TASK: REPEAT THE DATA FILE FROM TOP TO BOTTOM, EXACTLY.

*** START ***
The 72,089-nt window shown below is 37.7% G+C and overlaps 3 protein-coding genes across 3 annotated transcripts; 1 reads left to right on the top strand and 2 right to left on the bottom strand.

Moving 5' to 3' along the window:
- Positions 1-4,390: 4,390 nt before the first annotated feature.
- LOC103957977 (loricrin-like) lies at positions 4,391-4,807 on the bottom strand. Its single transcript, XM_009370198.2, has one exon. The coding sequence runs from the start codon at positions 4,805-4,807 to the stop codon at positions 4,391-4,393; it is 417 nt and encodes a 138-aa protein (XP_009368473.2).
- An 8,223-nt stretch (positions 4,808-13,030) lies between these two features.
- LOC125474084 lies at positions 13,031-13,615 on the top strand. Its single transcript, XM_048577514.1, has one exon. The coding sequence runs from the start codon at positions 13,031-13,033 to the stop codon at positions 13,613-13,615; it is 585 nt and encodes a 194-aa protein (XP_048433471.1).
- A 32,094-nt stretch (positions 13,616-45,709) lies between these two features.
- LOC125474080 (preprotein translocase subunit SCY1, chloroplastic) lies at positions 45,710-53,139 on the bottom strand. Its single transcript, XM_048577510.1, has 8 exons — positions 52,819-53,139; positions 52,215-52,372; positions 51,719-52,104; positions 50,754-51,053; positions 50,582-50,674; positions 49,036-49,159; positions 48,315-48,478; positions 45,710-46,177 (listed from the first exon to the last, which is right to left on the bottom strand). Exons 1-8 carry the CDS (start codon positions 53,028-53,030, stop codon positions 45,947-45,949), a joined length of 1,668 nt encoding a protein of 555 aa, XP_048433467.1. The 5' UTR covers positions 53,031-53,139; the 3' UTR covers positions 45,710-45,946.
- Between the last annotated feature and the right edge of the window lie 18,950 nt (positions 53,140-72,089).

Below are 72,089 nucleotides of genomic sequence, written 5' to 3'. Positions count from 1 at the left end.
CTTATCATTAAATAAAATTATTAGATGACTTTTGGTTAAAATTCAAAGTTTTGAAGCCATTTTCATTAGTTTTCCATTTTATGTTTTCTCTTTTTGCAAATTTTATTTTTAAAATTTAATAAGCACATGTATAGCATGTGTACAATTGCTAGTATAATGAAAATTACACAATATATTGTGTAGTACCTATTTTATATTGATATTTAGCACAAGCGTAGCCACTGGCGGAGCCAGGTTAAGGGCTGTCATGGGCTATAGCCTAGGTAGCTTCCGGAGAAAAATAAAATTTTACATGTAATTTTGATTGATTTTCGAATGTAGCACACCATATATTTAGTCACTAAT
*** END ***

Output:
The 72,089-nt window shown below is 37.7% G+C and overlaps 3 protein-coding genes across 3 annotated transcripts; 1 reads left to right on the top strand and 2 right to left on the bottom strand.

Moving 5' to 3' along the window:
- Positions 1-4,390: 4,390 nt before the first annotated feature.
- LOC103957977 (loricrin-like) lies at positions 4,391-4,807 on the bottom strand. Its single transcript, XM_009370198.2, has one exon. The coding sequence runs from the start codon at positions 4,805-4,807 to the stop codon at positions 4,391-4,393; it is 417 nt and encodes a 138-aa protein (XP_009368473.2).
- An 8,223-nt stretch (positions 4,808-13,030) lies between these two features.
- LOC125474084 lies at positions 13,031-13,615 on the top strand. Its single transcript, XM_048577514.1, has one exon. The coding sequence runs from the start codon at positions 13,031-13,033 to the stop codon at positions 13,613-13,615; it is 585 nt and encodes a 194-aa protein (XP_048433471.1).
- A 32,094-nt stretch (positions 13,616-45,709) lies between these two features.
- LOC125474080 (preprotein translocase subunit SCY1, chloroplastic) lies at positions 45,710-53,139 on the bottom strand. Its single transcript, XM_048577510.1, has 8 exons — positions 52,819-53,139; positions 52,215-52,372; positions 51,719-52,104; positions 50,754-51,053; positions 50,582-50,674; positions 49,036-49,159; positions 48,315-48,478; positions 45,710-46,177 (listed from the first exon to the last, which is right to left on the bottom strand). Exons 1-8 carry the CDS (start codon positions 53,028-53,030, stop codon positions 45,947-45,949), a joined length of 1,668 nt encoding a protein of 555 aa, XP_048433467.1. The 5' UTR covers positions 53,031-53,139; the 3' UTR covers positions 45,710-45,946.
- Between the last annotated feature and the right edge of the window lie 18,950 nt (positions 53,140-72,089).

Below are 72,089 nucleotides of genomic sequence, written 5' to 3'. Positions count from 1 at the left end.
CTTATCATTAAATAAAATTATTAGATGACTTTTGGTTAAAATTCAAAGTTTTGAAGCCATTTTCATTAGTTTTCCATTTTATGTTTTCTCTTTTTGCAAATTTTATTTTTAAAATTTAATAAGCACATGTATAGCATGTGTACAATTGCTAGTATAATGAAAATTACACAATATATTGTGTAGTACCTATTTTATATTGATATTTAGCACAAGCGTAGCCACTGGCGGAGCCAGGTTAAGGGCTGTCATGGGCTATAGCCTAGGTAGCTTCCGGAGAAAAATAAAATTTTACATGTAATTTTGATTGATTTTCGAATGTAGCACACCATATATTTAGTCACTAAT